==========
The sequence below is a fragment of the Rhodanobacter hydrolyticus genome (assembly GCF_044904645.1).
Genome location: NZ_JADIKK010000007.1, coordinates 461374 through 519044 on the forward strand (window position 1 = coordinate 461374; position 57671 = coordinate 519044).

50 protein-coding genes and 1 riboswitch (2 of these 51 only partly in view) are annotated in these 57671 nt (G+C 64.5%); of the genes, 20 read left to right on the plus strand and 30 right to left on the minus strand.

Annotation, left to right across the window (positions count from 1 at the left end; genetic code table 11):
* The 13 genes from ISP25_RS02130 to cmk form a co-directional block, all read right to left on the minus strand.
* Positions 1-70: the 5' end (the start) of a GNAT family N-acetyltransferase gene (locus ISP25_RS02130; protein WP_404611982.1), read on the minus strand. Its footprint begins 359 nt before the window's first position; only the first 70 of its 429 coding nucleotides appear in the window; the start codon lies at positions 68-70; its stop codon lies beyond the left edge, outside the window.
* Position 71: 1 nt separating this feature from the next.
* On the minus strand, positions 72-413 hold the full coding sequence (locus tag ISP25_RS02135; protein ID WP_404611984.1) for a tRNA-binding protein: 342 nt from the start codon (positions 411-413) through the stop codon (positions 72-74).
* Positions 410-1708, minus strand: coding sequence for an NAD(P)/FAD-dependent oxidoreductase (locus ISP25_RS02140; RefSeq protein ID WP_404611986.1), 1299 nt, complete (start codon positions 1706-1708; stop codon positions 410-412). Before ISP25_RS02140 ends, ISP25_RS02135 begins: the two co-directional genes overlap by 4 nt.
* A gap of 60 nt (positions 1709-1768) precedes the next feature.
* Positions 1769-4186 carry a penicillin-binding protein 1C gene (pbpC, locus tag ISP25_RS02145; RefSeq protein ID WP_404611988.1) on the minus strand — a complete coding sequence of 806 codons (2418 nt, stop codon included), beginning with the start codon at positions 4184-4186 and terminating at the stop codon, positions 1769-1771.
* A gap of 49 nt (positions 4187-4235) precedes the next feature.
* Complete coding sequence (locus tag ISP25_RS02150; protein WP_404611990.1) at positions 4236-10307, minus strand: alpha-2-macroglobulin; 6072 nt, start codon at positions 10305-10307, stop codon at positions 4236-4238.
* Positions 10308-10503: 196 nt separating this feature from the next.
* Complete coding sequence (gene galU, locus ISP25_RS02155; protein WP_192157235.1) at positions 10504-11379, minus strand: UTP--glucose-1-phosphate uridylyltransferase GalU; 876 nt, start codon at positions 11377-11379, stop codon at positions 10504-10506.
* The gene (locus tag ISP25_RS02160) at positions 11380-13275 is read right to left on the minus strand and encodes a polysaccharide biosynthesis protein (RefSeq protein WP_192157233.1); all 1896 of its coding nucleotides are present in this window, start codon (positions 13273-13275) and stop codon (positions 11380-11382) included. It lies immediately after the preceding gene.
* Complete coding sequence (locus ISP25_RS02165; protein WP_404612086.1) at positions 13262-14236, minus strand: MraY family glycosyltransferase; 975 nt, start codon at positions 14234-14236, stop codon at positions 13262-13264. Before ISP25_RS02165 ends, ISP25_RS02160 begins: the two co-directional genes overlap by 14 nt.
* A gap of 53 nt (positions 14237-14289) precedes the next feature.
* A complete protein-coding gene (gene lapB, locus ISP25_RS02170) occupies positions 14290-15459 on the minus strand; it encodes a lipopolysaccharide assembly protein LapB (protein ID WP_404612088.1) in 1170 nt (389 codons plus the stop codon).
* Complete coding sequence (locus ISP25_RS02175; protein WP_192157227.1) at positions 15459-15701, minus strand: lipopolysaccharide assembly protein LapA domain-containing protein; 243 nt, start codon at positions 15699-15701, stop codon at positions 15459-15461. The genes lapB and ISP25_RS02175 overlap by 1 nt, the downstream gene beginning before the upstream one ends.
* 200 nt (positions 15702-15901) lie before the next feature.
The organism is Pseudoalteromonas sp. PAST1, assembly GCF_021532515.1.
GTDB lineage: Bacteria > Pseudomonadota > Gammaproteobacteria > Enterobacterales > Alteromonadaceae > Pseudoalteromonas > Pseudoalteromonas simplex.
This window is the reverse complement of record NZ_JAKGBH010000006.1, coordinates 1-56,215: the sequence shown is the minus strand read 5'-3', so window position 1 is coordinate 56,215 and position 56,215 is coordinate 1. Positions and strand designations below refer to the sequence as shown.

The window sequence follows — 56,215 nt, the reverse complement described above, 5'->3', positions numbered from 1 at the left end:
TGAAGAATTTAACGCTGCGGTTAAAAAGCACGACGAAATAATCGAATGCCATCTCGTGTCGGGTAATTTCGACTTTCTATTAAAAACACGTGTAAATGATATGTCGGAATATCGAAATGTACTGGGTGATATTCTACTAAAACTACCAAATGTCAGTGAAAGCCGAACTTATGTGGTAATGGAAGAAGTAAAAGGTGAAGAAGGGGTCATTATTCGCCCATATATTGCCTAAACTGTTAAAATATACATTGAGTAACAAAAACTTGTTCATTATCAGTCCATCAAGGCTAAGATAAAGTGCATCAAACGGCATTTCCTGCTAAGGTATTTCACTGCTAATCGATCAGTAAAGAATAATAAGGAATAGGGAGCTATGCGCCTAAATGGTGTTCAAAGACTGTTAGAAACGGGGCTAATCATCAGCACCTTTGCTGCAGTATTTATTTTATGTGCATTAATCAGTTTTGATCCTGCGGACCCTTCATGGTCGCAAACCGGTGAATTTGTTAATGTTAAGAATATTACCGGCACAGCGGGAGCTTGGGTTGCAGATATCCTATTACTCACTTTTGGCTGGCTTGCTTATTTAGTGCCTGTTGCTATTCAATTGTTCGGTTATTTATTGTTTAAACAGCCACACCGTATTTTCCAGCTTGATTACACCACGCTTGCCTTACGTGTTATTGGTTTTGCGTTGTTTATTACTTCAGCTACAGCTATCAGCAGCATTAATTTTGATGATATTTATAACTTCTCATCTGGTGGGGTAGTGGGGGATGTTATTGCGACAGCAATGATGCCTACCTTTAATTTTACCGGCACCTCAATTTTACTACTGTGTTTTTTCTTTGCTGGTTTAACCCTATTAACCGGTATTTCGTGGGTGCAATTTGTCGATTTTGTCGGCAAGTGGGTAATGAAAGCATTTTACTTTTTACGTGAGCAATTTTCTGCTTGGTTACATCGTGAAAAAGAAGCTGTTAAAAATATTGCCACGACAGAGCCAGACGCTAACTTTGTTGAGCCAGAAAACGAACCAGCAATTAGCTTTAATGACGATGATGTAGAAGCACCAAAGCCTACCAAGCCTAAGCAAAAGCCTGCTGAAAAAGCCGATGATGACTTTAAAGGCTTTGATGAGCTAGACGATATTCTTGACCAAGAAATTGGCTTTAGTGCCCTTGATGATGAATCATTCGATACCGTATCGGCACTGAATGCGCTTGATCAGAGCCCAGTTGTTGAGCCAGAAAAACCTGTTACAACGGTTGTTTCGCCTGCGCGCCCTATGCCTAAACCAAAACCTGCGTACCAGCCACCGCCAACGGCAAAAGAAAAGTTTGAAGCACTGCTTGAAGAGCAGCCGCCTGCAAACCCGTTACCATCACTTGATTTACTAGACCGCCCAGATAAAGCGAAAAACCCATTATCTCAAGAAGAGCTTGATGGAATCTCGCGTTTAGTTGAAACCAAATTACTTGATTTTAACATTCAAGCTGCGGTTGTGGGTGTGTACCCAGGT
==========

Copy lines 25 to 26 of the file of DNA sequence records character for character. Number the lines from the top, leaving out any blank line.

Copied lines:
The window sequence follows — 56,215 nt, the reverse complement described above, 5'->3', positions numbered from 1 at the left end:
TGAAGAATTTAACGCTGCGGTTAAAAAGCACGACGAAATAATCGAATGCCATCTCGTGTCGGGTAATTTCGACTTTCTATTAAAAACACGTGTAAATGATATGTCGGAATATCGAAATGTACTGGGTGATATTCTACTAAAACTACCAAATGTCAGTGAAAGCCGAACTTATGTGGTAATGGAAGAAGTAAAAGGTGAAGAAGGGGTCATTATTCGCCCATATATTGCCTAAACTGTTAAAATATACATTGAGTAACAAAAACTTGTTCATTATCAGTCCATCAAGGCTAAGATAAAGTGCATCAAACGGCATTTCCTGCTAAGGTATTTCACTGCTAATCGATCAGTAAAGAATAATAAGGAATAGGGAGCTATGCGCCTAAATGGTGTTCAAAGACTGTTAGAAACGGGGCTAATCATCAGCACCTTTGCTGCAGTATTTATTTTATGTGCATTAATCAGTTTTGATCCTGCGGACCCTTCATGGTCGCAAACCGGTGAATTTGTTAATGTTAAGAATATTACCGGCACAGCGGGAGCTTGGGTTGCAGATATCCTATTACTCACTTTTGGCTGGCTTGCTTATTTAGTGCCTGTTGCTATTCAATTGTTCGGTTATTTATTGTTTAAACAGCCACACCGTATTTTCCAGCTTGATTACACCACGCTTGCCTTACGTGTTATTGGTTTTGCGTTGTTTATTACTTCAGCTACAGCTATCAGCAGCATTAATTTTGATGATATTTATAACTTCTCATCTGGTGGGGTAGTGGGGGATGTTATTGCGACAGCAATGATGCCTACCTTTAATTTTACCGGCACCTCAATTTTACTACTGTGTTTTTTCTTTGCTGGTTTAACCCTATTAACCGGTATTTCGTGGGTGCAATTTGTCGATTTTGTCGGCAAGTGGGTAATGAAAGCATTTTACTTTTTACGTGAGCAATTTTCTGCTTGGTTACATCGTGAAAAAGAAGCTGTTAAAAATATTGCCACGACAGAGCCAGACGCTAACTTTGTTGAGCCAGAAAACGAACCAGCAATTAGCTTTAATGACGATGATGTAGAAGCACCAAAGCCTACCAAGCCTAAGCAAAAGCCTGCTGAAAAAGCCGATGATGACTTTAAAGGCTTTGATGAGCTAGACGATATTCTTGACCAAGAAATTGGCTTTAGTGCCCTTGATGATGAATCATTCGATACCGTATCGGCACTGAATGCGCTTGATCAGAGCCCAGTTGTTGAGCCAGAAAAACCTGTTACAACGGTTGTTTCGCCTGCGCGCCCTATGCCTAAACCAAAACCTGCGTACCAGCCACCGCCAACGGCAAAAGAAAAGTTTGAAGCACTGCTTGAAGAGCAGCCGCCTGCAAACCCGTTACCATCACTTGATTTACTAGACCGCCCAGATAAAGCGAAAAACCCATTATCTCAAGAAGAGCTTGATGGAATCTCGCGTTTAGTTGAAACCAAATTACTTGATTTTAACATTCAAGCTGCGGTTGTGGGTGTGTACCCAGGT